Genetics Lecture No. 21: Transposable Elements & Variations In Chromosome Number
Wednesday March 27 , 2013
Transposable Elements In The Human Genome:
-Barbara McClintock was the first person who really described transposable elements or “jumping
genes” that move from one place to another in the genome. Transposable elements are not just limited
to maize, but exist in many organisms including mammals, insects, plants, and even some bacteria.
Transposable elements can be classified into two major classes: retrotransposons/retroposons (“jump”
by using an RNA intermediate) and transposons (transpose DNA directly without and RNA intermediate).
There are many different types of transposable elements and they range from 50 base-pairs to 10
kilobase-pairs in length. Depending on the type of transposable element and the organism, there can be
one to hundreds of thousands of transposable elements present in a given genome. They are often
referred to as “selfish” since they carry only information that allows only their self-perpetuation,
however in some cases transposable elements are attributed with having biological functions in the host
organism (e.g. maintenance of telomere length in Drosophila).
-About 45% of the human genome is composed of sequences that derive from transposable elements.
Most of this percentage is comprised of retrotransposon groups Non-Long Terminal Repeats (Non-LTR)
like Long Interspersed Elements (LINEs) and Short Interspersed Elements (SINEs), and Long Terminal
Repeats. Only a small amount of all transposable elements are DNA transposons.
Copia From Drosophila:
-Different organisms have different transposable elements, but even within species, the numbers and
location of transposable elements can change. A probe for the copia transposable element hybridizes to
multiple sites (black bands superimposed over the blue chromosomes) that differ in two different strains
of Drosophila from different geographic locations. The fact that these two individuals have the copia
sequences in different locations on the chromosome means that the position of these transposable
elements is shifting relative to the genes (keep jumping).
-The main difference between the two types of retrotransposons (non-LTRs and LTRs) is that they either
have or don’t have these long terminal repeats, but the other difference is that the non-LTRs possess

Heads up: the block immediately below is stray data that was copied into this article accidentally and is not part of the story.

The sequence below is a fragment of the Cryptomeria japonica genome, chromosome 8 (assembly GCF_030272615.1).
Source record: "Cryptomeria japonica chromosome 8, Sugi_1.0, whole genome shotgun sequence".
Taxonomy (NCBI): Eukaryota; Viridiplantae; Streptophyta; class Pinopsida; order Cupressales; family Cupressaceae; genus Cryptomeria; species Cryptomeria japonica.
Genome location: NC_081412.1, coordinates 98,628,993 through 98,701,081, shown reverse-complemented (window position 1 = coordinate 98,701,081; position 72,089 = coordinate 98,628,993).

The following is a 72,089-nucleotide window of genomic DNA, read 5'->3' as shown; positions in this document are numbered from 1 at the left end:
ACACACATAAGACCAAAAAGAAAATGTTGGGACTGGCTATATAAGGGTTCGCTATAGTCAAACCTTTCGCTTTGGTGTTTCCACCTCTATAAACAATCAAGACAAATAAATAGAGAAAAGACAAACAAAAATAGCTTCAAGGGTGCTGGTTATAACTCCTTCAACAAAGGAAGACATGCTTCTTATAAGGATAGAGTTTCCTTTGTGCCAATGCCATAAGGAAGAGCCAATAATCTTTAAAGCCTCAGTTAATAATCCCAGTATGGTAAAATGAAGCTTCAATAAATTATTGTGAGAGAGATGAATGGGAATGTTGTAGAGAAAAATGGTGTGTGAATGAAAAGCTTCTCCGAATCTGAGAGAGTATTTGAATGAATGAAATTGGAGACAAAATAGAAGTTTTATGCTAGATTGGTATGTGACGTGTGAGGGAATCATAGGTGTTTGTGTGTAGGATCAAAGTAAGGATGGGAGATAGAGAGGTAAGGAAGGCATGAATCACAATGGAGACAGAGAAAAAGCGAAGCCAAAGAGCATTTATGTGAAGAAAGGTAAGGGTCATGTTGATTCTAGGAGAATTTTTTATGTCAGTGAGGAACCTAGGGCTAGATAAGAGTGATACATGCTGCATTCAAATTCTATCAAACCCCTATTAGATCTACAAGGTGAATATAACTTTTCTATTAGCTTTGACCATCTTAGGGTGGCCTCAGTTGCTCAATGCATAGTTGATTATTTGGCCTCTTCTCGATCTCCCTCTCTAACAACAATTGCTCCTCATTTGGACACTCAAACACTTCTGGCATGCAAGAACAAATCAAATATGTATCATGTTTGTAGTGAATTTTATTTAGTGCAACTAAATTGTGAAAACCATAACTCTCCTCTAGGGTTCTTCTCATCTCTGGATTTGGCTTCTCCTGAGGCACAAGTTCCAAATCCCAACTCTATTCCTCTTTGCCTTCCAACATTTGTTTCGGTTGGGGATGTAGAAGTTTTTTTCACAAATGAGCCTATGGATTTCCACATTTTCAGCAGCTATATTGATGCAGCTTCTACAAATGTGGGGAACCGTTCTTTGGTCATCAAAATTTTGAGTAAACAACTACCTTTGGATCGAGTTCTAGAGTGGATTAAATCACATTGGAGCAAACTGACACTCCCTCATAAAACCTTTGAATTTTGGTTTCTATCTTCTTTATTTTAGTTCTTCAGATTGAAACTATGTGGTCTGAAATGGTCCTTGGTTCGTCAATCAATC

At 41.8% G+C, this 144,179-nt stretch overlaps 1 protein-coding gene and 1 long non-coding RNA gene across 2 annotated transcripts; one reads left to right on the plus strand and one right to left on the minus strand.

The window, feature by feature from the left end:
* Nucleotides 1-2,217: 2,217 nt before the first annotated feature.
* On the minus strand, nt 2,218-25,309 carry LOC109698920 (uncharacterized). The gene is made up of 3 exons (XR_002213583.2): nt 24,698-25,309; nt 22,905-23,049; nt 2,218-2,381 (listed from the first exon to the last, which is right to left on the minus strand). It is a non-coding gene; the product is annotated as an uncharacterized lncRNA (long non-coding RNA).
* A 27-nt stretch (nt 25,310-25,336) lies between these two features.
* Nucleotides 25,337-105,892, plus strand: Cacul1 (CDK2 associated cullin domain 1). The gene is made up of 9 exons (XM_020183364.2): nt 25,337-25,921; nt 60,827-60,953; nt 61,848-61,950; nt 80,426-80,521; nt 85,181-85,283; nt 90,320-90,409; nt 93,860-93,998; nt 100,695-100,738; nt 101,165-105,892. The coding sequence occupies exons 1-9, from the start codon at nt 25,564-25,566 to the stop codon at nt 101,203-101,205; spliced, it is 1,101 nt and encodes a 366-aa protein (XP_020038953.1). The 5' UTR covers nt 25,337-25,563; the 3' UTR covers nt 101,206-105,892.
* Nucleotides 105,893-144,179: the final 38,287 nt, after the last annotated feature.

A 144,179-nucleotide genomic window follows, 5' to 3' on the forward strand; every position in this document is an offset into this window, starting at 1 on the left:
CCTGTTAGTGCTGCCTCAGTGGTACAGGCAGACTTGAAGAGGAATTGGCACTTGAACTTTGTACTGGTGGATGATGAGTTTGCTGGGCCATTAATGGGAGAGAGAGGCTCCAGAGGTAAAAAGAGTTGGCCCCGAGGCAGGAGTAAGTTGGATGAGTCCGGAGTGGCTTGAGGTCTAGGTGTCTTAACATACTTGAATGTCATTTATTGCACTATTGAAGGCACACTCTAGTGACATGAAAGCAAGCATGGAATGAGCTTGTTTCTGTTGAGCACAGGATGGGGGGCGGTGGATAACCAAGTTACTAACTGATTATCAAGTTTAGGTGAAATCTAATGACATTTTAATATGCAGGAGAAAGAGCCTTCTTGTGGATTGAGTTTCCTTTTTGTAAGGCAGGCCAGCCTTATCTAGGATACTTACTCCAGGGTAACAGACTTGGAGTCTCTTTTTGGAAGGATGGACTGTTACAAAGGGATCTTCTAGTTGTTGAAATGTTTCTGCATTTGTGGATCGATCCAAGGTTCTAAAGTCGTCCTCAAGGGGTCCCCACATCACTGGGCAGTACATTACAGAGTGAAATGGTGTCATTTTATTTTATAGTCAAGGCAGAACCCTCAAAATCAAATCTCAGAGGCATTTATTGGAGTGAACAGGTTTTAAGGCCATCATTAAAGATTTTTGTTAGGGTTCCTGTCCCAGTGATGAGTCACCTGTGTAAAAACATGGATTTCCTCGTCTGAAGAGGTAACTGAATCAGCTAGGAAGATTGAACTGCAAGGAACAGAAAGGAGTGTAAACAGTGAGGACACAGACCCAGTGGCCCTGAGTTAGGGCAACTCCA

something reminiscent of a poly-A tail. The main thing that these retrotransposons share in common is
that they typically both code for a reverse transcriptase (a DNA polymerase that synthesizes cDNA by
using RNA as a template). These retrotransposons often code for other proteins like endonucleases
-In order to prove that retrotransposons jump genes by using an RNA intermediate, an experiment was
conducted whereby a yeast LTR retrotransposon (Ty1) was cloned into a plasmid. This cloned plasmid was then modified by inserting a yeast intron into the reverse transcriptase gene. When this intron-
containing plasmid was transformed into yeast cells, the researchers could isolate new insertions of Ty1
into the yeast genomic DNA. This was accomplished through the alternate splicing of the Ty1 mRNA
(removing the intron) in order to translate it to a reverse transcriptase. The enzyme then reverse
transcribes the mature Ty1 mRNA in order to make a double-stranded cDNA copy of the Ty1
retrotransposon gene after a series of steps. In this form, the copied retrotransposon can insert itself in
a different part of the yeast genome.
-The insertion of this double-stranded cDNA into a new genomic location involves a staggered cleavage
of the target site that leaves “sticky ends.” Polymerization by DNA synthesis is necessary to fill in the
sticky ended gaps, producing two copies of this 5 base-pair target DNA site. Note that this mechanism is
just an overview of transposition and details can differ depending on the transposable element give.
Transposon Structure & Movement:
-Most transposons contain inverted repeats at their ends and encode a transposase enzyme that
recognizes these inverted repeats. When transcribed and translated, the transposase cuts at the borders
between the transposon and adjacent genomic DNA and also help the excised transposon integrate at a
new site. The transposase-catalyzed integration of P elements (transposons) creates a duplication of 8
base-pairs present at the new target site (similar to retrotransposition). However a gap still remains
when transposons are excised from their original position and this needs to be filled. After exonucleases
widen the gap, cells can repair this gap using related DNA sequences as templates in two distinct ways:
Using a sister chromatid or homologous chromosome containing a P element (new transposon in
original position; appears as if original transposon remained) or using a homologous chromosome
lacking a P element (regular DNA sequence in original position; appears as if original transposon was